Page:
Marchers Demand Action
Marchers demand action
Hundreds stage rally for restored N.O.
Sunday, December 11, 2005
By Gwen Filosa
Hundreds of people marched from Congo Square to City Hall on Saturday, demanding that city leaders restore New Orleans, from the catastrophic Lower 9th Ward to Mid-City’s hollowed-out homes.
“Justice After Katrina,” was sponsored by a host of activist groups banded together as the People’s Hurricane Relief Fund & Oversight Coalition, all outraged over mass displacement of residents and what they call a man-made levee disaster.
“This government left us here to starve and to die,” local activist Malcolm Suber told a crowd outside of City Hall. “We are here to stand up and fight to ensure we get what we deserve.”
Suber urged the crowd not to rely on politicians to fix the devastated region, or welcome them back to New Orleans. Instead, he said, the 300,000 people displaced from the New Orleans region need to come home and spur the government to action. He blasted politicians as uncaring, saying none were invited Saturday on purpose. “This damn government don’t give a damn about poor people, the working class, and especially don’t give a damn about black people,” Suber said. “Rich folks who live Uptown don’t like black people.”
From a stage outside City Hall, speakers included Clara Rita Barthelemy, a white-haired displaced woman from St. Bernard Parish who said she is “close to homeless” in San Francisco, and the Rev. Lois Dejean, of Gert Town, who warned that the soil there is likely tainted by chemicals.
Although the sentiment of the day was outrage over Katrina’s impact on the poor, the march promoted a number of leftist causes. Several held up signs demanding that President Bush “stop blocking Cuban and Venezuelan aid,” while the Revolutionary Communist Party handed out its publication on Katrina.
At first glance, it was a quintessential mix of New Orleans-type protesters and out-of-town activists.
But at the same time, the political march also drew many New Orleanians struggling with issues of housing, rebuilding and caring for their families in a storm-torn city. Several haven’t been able to come back for good yet. Others are fighting with insurance companies and the day-to-day headaches and heartaches that New Orleans has had to adapt to over the last three months.
Among the protest crowd was Collins Lewis, 56, who rode a bus from his temporary home in Raleigh, N.C., to join the march. It was his first time back since the floodwaters forced him from his home on Franklin Avenue.
“Everybody wants to come back,” said Lewis, wearing a “I Survived Hurricane Katrina” T-shirt and recalling the rescue workers who took him from his waterlogged house on Labor Day and sent him, eventually, to Raleigh. His family is separated, displaced throughout the South. “We didn’t leave, we were taken from here. I didn’t know where I was going until I got there.”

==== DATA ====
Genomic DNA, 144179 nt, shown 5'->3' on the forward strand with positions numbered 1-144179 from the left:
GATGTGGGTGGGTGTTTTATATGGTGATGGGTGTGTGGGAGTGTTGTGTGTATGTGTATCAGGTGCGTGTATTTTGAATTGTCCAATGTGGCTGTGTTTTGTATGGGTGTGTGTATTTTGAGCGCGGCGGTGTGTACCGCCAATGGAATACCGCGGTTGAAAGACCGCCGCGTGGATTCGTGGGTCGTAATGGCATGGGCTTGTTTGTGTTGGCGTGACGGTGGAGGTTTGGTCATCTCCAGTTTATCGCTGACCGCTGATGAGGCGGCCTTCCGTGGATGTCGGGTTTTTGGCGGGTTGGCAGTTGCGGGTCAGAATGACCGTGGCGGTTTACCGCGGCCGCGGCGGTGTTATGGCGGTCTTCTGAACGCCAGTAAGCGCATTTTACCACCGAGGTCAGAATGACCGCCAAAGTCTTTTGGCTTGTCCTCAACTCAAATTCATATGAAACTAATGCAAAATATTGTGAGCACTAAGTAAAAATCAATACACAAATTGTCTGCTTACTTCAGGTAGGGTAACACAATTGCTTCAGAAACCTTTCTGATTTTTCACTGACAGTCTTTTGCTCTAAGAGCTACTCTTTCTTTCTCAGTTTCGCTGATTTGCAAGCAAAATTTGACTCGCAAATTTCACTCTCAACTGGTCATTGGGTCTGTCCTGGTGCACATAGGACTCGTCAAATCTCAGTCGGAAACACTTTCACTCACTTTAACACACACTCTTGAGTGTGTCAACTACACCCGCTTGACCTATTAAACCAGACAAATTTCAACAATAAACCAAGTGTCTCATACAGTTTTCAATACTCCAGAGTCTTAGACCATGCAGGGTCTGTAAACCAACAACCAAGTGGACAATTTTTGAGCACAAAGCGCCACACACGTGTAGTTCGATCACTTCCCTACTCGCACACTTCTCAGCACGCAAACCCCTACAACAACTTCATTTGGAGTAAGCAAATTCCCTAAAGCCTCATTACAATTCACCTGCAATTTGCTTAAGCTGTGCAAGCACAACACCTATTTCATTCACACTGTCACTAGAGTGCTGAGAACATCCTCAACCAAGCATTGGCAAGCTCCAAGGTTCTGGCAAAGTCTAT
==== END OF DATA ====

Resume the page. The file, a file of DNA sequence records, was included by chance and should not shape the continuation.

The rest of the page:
Sheila Hunter, who lost her Gentilly home, walked with friends Ronald Lewis, who lost his Lower 9th Ward home, and Janice Bean, who just had her eastern New Orleans home gutted.
The three chatted about the Lower 9th, where they all grew up and survived 1965’s Hurricane Betsy, and they left the angry rhetoric to the speakers. They just want answers from government and the opportunity to rebuild their lives — in New Orleans. And they want levees — built correctly this time — to hold back the storms.
“We’ve been living in this bowl all our lives,” said Bean, 53. “This is our city. The Corps of Engineers build those levees. Let’s put the blame where it belongs.”
Lewis called the Lower 9th “our sacred ground,” and vowed to rebuild his home in the 1300 block of Tupelo.
All three, the children of Betsy now the survivors of Katrina, have makeshift homes. Bean rents a place in Kenner. Hunter, a landlord who rented a dozen units in Gentilly before the storm, said she had to buy a $32,000 used motor home for her family to live in the city again.
The trio all evacuated prior to landfall and stayed in places like Lafayette and Texas before returning home recently. Texas was attractive, Hunter said, with its good schools, roads and cheaper land. She has her days of doubts about New Orleans and thinks about leaving for good, but always comes around to one thought: “No way, this is what I want.”
Bean agreed. “This is where my heart is. Right now, it’s just about survival.” As they followed the route up toward Canal Street, where the protest slowed traffic, folks in front of them played music. One man shouted from the back of a pickup truck into a microphone, “We’re back! We’re back!”
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